Yes, you can sneeze with your eyes open.

And, no, the schoolyard legend, “If you sneeze with your eyes open, your eyeballs will pop out of your head,” isn’t true.

Keep reading to learn more about the mechanisms of sneezing — and why our eyes automatically close when we do.

Sneezing includes an autonomic reflex that closes your eyes.

An autonomic reflex is a motor action that your body makes in response to a stimulus. It doesn’t involve a conscious decision on your part to take that action.

It’s possible to sneeze with your eyes open, but most people have to make a concerted effort to override their reflex to keep their eyes open.

There’s no definitive clinical data to explain why we close our eyes when we sneeze. Some people think that it could be to protect the eyes from irritants that are being expelled by our bodies with the sneeze.

More research is needed to fully understand why closing our eyes is part of the automatic reflex.

A sneeze, medically referred to as sternutation, is a response to something irritating or tickling the inside of your nose.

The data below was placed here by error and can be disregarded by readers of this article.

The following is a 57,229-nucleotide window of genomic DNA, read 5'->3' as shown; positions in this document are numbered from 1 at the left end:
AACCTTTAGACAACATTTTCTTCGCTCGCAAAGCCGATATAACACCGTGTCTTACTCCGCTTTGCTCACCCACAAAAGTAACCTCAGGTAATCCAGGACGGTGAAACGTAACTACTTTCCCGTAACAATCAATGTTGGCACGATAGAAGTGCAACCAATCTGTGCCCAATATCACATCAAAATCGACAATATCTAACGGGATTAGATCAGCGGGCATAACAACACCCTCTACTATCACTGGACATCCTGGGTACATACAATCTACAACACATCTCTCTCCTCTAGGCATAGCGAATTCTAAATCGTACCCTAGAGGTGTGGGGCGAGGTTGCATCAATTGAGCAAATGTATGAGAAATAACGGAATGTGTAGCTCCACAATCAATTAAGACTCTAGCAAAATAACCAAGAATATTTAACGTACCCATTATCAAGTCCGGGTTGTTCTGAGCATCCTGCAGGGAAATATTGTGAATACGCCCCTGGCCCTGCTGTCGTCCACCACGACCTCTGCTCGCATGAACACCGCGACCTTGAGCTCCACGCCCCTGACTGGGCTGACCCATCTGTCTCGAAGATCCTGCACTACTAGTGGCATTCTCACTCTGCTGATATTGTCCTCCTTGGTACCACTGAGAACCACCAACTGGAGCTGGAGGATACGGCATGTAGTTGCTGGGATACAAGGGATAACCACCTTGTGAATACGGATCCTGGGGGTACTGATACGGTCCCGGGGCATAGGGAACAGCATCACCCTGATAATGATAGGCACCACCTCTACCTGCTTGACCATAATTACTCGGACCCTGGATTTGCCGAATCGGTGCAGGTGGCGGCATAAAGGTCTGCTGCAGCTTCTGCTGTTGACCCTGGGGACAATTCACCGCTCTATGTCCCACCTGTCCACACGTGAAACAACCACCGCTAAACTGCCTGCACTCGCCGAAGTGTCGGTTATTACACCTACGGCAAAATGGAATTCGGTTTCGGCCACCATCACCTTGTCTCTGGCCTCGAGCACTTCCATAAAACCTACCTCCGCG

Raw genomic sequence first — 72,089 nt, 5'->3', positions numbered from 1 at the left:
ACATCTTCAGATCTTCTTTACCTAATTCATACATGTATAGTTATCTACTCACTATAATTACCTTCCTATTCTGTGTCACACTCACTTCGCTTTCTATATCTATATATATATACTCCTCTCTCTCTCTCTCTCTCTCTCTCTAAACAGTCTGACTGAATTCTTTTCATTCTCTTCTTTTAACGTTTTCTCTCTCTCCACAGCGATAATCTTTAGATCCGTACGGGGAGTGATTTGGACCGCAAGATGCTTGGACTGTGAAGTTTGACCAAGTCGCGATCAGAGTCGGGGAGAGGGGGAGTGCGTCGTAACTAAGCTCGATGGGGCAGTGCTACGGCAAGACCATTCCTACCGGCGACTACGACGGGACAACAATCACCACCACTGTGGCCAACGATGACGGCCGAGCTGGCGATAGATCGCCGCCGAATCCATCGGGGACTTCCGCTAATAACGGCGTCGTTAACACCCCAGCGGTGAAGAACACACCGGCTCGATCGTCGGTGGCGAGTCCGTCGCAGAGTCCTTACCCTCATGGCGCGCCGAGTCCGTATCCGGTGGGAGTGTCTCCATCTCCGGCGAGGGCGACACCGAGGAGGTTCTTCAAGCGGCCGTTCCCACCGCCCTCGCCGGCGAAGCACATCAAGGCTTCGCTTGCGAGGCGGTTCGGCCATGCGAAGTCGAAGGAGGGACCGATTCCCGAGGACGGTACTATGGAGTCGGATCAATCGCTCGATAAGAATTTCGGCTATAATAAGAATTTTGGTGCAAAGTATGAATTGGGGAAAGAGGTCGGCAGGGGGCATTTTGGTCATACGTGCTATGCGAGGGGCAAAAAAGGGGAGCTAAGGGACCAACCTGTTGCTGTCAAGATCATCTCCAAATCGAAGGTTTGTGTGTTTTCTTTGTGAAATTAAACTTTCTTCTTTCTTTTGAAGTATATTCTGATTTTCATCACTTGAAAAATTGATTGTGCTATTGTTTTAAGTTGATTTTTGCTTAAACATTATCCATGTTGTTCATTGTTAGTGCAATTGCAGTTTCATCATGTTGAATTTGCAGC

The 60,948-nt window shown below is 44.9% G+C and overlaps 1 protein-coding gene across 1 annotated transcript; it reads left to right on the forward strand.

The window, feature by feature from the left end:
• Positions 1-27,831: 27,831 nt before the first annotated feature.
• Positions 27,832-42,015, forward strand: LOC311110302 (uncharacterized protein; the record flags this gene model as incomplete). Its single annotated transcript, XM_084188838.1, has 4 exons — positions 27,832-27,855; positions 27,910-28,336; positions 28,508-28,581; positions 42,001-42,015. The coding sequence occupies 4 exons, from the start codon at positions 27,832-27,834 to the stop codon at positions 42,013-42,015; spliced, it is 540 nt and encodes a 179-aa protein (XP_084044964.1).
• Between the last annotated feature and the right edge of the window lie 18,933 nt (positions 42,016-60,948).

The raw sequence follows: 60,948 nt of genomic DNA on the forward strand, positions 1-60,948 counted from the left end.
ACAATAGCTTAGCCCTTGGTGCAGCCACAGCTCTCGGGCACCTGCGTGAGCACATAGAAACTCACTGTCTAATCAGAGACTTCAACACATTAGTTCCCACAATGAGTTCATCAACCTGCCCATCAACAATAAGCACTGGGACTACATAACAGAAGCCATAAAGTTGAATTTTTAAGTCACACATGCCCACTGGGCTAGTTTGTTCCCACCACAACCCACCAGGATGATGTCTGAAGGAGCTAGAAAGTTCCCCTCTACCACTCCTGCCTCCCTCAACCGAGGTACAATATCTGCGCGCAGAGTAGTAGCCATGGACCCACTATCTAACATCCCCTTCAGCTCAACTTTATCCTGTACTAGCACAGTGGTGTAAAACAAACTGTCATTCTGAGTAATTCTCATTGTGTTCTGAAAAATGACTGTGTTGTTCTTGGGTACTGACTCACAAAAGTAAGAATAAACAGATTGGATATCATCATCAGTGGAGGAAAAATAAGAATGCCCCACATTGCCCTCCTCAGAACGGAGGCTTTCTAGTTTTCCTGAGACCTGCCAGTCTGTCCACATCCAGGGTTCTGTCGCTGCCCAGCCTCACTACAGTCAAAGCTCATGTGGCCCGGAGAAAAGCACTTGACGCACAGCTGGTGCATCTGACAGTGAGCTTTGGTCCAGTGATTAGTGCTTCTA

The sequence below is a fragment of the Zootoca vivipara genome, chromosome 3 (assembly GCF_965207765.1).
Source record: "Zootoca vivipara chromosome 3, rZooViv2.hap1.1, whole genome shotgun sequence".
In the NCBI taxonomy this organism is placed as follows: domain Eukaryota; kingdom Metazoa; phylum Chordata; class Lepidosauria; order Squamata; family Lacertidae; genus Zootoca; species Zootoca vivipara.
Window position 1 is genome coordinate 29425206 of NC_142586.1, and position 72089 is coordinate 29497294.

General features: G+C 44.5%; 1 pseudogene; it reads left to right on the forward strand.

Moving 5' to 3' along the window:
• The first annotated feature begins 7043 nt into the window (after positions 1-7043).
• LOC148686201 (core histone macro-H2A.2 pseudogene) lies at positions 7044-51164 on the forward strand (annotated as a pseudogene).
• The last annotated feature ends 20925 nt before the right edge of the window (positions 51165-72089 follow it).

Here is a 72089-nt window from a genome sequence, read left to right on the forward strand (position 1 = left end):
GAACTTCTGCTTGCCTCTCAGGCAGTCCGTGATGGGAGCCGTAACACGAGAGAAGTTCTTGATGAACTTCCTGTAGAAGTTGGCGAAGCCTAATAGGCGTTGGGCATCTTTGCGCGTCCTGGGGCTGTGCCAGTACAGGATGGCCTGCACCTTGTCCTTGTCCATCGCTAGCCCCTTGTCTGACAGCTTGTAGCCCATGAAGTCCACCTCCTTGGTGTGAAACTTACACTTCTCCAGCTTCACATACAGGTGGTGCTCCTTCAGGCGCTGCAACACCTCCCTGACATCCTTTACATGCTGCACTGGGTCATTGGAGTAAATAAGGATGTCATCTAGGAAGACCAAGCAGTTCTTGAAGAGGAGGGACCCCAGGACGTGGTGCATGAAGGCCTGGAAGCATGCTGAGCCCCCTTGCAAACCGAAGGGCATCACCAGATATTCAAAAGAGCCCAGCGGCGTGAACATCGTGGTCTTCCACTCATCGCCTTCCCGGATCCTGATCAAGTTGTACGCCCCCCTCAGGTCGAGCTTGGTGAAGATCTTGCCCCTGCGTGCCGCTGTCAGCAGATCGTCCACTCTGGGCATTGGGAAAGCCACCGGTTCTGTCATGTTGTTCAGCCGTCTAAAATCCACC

It can be described as a sudden and powerful expulsion of air, with air exiting your nose at a rate of 100 miles per hour.

Sneezing is your body’s way of getting rid of unwelcome particles from your nasal passages — just like a cough is your body’s way of getting rid of unwelcome particles from your throat and lungs. It’s estimated that a sneeze expels about 100,000 germs.

Typical causes for sneezing include:

The ACHOO syndrome

You may sneeze, or feel a prickling sensation indicating a potential sneeze, when exposed suddenly to bright light. This is known as ACHOO syndrome. According to the Library of Congress (LOC), this syndrome affects between 18 and 35 percent of the population.

The LOC also reports that you might sneeze when plucking your eyebrows. When you pluck an eyebrow hair, it irritates nerve endings in your face. That irritation fires an impulse to the nasal nerve, triggering a sneeze.

No, your heart doesn’t stop when you sneeze.

According to Dr. Richard Conti, past president of the American College of Cardiology, this idea may be because we sometimes get the sense that our heart skips a beat during a sneeze.

It isn’t a good idea to hold in a sneeze.

According to the University of Arkansas, holding in a sneeze may cause physical injury, including:

You can sneeze with your eyes open, but you’ll have to make a conscious effort to do so. That’s because you’re overriding an autonomic reflex that closes your eyes when you sneeze.